Fluke celebrates test and measurement tools with global convention
Published: 24 April 2012 - Catherine Dowling
The first ever Fluke Press Summit held in Washington, USA this month gave a rare insight into the inner workings of one of the world’s leading designers and manufacturers of electronic test tools.
Industry professionals and media from all over the world gathered at the company’s headquarters in Everett WA., for discussions and demonstrations in areas such as thermal imaging, power quality and vibration analysis. Delegates were permitted to view the design and test labs where tools are rigorously vetted before approval, as well as production areas and assembly cells, where access is usually heavily restricted.
Question and answer sessions with industry experts such as senior sales engineer, Wade Thompson, demonstrated the company’s commitment to consistently improving their tools to meet customer needs: “(Today’s customer) is trying to do more with fewer resources. We make our tools so you can pick it up, move through the menu and get data without spending a lot of time programming it or reading the manual” said Thompson.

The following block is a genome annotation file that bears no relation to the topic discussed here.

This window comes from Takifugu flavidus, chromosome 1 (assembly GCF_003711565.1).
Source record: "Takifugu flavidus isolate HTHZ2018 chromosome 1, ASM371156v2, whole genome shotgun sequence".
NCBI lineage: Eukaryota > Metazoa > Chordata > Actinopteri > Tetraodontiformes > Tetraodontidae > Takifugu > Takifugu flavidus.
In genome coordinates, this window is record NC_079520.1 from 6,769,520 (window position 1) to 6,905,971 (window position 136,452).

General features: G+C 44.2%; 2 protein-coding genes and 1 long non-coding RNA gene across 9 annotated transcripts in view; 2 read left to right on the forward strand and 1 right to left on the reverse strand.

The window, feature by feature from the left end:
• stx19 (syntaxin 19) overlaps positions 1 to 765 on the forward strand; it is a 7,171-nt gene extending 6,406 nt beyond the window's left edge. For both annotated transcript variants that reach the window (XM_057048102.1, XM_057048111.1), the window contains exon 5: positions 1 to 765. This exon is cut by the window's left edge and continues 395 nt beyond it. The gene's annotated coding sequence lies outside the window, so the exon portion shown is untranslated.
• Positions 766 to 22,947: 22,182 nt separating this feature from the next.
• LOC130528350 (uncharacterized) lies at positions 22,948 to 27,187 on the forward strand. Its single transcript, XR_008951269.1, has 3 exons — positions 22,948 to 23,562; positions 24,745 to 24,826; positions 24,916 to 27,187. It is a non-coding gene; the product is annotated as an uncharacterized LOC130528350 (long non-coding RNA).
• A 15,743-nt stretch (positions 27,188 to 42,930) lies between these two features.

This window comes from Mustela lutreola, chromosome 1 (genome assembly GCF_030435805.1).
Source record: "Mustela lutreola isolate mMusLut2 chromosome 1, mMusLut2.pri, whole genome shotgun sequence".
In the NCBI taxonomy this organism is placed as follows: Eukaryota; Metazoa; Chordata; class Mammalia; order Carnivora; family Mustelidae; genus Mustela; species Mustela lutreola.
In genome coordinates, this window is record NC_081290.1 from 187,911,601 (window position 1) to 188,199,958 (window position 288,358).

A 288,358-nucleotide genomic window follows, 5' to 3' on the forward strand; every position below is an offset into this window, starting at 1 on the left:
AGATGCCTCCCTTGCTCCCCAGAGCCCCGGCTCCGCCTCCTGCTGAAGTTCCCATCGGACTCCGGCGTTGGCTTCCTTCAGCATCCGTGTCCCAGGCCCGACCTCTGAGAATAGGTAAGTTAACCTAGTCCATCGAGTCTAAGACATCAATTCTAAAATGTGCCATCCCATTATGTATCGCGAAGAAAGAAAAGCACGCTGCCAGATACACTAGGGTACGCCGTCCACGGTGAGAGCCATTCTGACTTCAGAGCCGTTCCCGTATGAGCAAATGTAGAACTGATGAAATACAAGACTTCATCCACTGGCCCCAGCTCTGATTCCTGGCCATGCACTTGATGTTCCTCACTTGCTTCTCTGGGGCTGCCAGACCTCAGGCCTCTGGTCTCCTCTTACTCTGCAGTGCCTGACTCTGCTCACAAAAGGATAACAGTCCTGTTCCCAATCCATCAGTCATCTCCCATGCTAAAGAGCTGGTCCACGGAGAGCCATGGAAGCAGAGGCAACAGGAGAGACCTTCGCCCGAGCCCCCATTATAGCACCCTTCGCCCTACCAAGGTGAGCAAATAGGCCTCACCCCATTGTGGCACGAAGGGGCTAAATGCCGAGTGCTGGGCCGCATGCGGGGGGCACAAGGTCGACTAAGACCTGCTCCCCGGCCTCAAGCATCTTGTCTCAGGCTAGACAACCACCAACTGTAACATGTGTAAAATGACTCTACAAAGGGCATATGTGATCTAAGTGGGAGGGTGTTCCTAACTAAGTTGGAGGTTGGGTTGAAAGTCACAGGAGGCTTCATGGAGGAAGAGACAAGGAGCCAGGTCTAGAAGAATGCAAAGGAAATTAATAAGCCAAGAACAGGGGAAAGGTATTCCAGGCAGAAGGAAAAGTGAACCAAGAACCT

The event focused on energy efficiency and Thompson said the tool he was most proud of was the 435 Series II power quality and energy analyser. Having evolved from the Series I model, which Thompson described as: “… kind of a workhorse as far as a 3 phase power quality analyser goes,” this new model, released in January, has a much larger memory at 32 GB (compared to the Series I memory of 16 MB). Yet the price has remained the same.
As well as showcasing products that simultaneously provide energy savings and reliability, emphasis was placed on the company’s range of thermal imaging products. Jim Fritz, an ‘end user’ of the company’s thermographic instruments with the SNELL Group, commented that there has been a huge reduction in the cost of these types of tools: “(Thermal imagers) used to cost around $30,000 and weigh around 141 lbs.” Features of the Ti 100 Series, the latest models in the genre, include the ability to withstand a 1 metre drop-test, a 2-year average calibration cycle and they have been tested to IP54 standards. The latest imagers now weigh around 1.6 lbs and there has been a significant drop in price.
The release of two new test instruments was also unveiled. Check the Connecting Industry site for details to be published in the near future.